The Magnificent Madeleine

January 19, 2024

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3 ½ stars

The 1979 movie Manhattan opens with the lead character, Isaac Davis (Woody Allen), dictating notes for his latest novel. “He adored New York City,” he says into his tape recorder. “To him, no matter what the season was, this was still a town that existed in black and white.”

That’s how I’ve always felt about Paris, mainly because the first French movie I ever watched and enjoyed was the 1958 classic Elevator to the Gallows, directed by Louis Malle. The romantic images that Malle and cinematographer Henri Decaë put up on the screen in that film left such a deep impression on me that I was disappointed when I got to the City of Lights. It was the same color as any other place I’d been. It’s an overly romantic notion, but that’s what great movies can do to their audience, 

Christian Carion’s 2022 film, Driving Madeleine, cinematography by Pierre Cottereau, gives the audience a much fresher, up-to-date tour of Paris as we travel with beleaguered taxi cab driver Charles (Dany Boon) as he transports an aged fare, Madeleine Keller (Line Renaud), from her home to a nursing facility. Like Malle’s movie, the city plays a considerable part in Driving Madeleine; it’s much more than just a setting for the story. It’s a cultural character. This story would not work if set in a New York cab with Scorcese behind the camera.

As romantic as Paris is in Carion’s movie, it’s the story of Madeleine and Charles that will steal your heart. Like all great cinematic romances, theirs gets off to a rocky start. Charles comes across as a guy who’s grumpy at the beast of times, but he’s downright cantankerous as the story begins. We eventually learn why he’s in such a bad mood, but it still takes a while to warm up to the guy.

Madeleine is a different story; you can’t help but love her from the minute she appears on the screen and sasses the moody Charles. She may be 92 years old and being moved into an assisted care facility, but there is a sparkle in Madeleine’s eyes that captures your attention. You know she has a story to tell; watching it unfold is an absolute pleasure. Carion, who co-wrote the screenplay with Cyril Gely, has a beautiful way of showing viewers Madeleine’s life and not just telling us. She reminisces with Charles about her first kiss and how she still remembers the taste of “honey and orange” it brought her 16-year-old self. Then, there is a flashback that doesn’t just show us that moment but envelops us with a sense of what young Madeleine felt when it happened.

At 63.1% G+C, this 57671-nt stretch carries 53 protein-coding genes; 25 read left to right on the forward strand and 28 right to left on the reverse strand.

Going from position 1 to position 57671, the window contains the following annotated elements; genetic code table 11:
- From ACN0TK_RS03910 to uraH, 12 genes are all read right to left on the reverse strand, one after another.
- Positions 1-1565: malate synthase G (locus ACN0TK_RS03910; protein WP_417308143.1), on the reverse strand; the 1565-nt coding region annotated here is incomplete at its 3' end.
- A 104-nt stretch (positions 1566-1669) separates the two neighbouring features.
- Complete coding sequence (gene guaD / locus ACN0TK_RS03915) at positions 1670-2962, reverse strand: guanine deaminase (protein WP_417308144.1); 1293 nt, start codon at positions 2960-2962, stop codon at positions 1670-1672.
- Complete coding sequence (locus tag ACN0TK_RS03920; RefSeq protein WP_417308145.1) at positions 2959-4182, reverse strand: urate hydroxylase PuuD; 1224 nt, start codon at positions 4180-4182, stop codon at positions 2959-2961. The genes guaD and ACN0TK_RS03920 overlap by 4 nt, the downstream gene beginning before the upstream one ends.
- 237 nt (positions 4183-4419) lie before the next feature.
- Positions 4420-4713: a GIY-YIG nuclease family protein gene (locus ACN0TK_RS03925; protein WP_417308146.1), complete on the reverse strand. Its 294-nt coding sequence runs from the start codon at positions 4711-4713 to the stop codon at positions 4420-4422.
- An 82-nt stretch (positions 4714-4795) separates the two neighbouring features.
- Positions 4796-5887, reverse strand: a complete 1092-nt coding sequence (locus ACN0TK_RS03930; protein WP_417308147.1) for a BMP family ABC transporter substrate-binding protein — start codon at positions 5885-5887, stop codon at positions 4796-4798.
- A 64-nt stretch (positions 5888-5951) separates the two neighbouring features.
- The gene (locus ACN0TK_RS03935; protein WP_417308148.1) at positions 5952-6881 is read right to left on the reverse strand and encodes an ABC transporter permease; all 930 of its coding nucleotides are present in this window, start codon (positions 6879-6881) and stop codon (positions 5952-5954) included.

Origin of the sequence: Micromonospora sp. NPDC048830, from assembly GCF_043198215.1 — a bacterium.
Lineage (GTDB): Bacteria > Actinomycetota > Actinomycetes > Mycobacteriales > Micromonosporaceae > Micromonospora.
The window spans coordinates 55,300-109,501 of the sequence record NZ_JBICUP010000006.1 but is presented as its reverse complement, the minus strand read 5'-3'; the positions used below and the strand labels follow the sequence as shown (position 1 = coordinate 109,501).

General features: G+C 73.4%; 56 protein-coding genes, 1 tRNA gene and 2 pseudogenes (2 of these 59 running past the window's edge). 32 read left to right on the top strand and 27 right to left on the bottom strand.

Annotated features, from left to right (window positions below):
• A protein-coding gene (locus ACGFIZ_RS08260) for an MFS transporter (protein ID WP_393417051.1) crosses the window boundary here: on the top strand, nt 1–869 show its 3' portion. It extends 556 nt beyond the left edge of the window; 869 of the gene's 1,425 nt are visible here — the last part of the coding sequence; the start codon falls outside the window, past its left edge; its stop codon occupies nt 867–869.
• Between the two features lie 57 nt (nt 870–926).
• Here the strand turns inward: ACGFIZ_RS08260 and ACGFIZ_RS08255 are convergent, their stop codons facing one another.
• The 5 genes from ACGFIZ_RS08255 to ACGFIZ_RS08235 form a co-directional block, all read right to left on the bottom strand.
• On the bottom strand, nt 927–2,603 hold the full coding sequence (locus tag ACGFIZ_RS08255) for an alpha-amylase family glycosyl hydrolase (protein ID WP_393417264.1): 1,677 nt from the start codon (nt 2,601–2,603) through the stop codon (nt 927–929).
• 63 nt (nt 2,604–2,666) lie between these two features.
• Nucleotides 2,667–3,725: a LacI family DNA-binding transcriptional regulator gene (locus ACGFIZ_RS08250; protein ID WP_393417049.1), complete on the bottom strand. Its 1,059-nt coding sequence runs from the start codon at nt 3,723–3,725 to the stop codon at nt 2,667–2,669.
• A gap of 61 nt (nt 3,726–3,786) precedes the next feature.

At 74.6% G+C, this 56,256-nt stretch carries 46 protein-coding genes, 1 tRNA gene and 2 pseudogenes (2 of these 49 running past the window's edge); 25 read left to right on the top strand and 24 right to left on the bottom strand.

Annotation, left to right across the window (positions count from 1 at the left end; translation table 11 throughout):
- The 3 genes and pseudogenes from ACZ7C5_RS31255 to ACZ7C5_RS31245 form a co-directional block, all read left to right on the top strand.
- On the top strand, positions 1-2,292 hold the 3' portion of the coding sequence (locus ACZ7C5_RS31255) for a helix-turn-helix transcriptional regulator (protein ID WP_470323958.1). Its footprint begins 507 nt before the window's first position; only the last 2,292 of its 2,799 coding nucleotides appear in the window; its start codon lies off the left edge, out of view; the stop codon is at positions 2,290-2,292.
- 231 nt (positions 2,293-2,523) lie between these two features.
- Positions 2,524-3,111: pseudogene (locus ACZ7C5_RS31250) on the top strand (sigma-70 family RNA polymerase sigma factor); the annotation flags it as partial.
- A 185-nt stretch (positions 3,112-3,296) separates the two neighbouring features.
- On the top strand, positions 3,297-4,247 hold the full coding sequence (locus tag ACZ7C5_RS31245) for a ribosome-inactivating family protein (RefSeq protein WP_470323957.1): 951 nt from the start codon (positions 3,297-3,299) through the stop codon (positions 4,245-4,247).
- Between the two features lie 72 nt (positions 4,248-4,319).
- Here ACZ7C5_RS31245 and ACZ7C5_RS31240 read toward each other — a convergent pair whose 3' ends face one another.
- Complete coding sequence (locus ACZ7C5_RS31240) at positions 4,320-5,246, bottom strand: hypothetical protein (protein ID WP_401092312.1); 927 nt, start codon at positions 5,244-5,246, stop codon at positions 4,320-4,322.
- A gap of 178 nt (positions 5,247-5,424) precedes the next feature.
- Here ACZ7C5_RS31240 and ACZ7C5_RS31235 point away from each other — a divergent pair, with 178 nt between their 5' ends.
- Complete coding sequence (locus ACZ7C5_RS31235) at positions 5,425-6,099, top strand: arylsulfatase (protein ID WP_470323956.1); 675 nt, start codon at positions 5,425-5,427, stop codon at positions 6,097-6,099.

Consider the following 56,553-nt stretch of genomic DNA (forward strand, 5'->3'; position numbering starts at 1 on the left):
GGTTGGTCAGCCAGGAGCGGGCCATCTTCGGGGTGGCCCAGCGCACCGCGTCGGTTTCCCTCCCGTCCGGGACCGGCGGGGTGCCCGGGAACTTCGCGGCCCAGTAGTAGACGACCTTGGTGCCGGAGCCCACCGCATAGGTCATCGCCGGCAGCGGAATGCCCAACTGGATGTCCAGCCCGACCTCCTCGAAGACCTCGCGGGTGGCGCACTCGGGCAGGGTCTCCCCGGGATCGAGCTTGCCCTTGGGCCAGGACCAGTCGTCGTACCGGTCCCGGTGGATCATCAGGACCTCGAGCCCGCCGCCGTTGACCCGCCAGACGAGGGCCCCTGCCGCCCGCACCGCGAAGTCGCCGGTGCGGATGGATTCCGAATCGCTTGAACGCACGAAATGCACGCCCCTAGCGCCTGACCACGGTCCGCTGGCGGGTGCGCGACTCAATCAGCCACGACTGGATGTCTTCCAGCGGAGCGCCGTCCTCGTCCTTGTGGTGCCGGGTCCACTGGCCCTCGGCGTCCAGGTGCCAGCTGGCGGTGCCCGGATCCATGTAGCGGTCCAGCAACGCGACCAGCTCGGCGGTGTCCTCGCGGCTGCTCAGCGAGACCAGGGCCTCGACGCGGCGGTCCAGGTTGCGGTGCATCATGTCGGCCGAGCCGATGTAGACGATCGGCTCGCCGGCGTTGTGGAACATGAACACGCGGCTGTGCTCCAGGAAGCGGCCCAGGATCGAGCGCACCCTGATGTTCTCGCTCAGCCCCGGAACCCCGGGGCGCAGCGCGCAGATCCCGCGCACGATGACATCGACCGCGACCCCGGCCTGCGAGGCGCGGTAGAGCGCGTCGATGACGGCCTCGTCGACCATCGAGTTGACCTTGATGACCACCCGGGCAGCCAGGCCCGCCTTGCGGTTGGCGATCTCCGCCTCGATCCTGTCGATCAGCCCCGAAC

Not all Madeleine’s memories are so sweet, though. To say she led a full life would be an injustice to all Madeleine went through, just as spelling out the details of her past in a review would be unfair to anyone who hasn’t seen the movie. She may not be clad in spandex or have any superpowers, but Madeleine Keller is the truest kind of hero.

The performances from Boon and Renaud are phenomenal in their individual work and the fantastic way they interact. Like most films, Driving Madeleine wasn’t shot in sequence. Still, Boon and Renaud work hard to make you feel their relationship unfolding in real-time, making the audience feel they aren’t just watching something beautiful happen on the screen but are riding beside Charles and Madeleine in the cab. Kudos to Alice Isaaz for her unforgettable portrayal of Madeleine as a young mother/wife, a time that forever changed her life. 

Watching Driving Madeleine is such an enjoyable journey that you’ll wish it never had to end. You may be disappointed, too, with the too-predictable way that it does. As Ralph Waldo Emerson said, “It’s not the destination; it’s the journey.” Sharing this particular journey with Charles and Madeleine is one you will always treasure.


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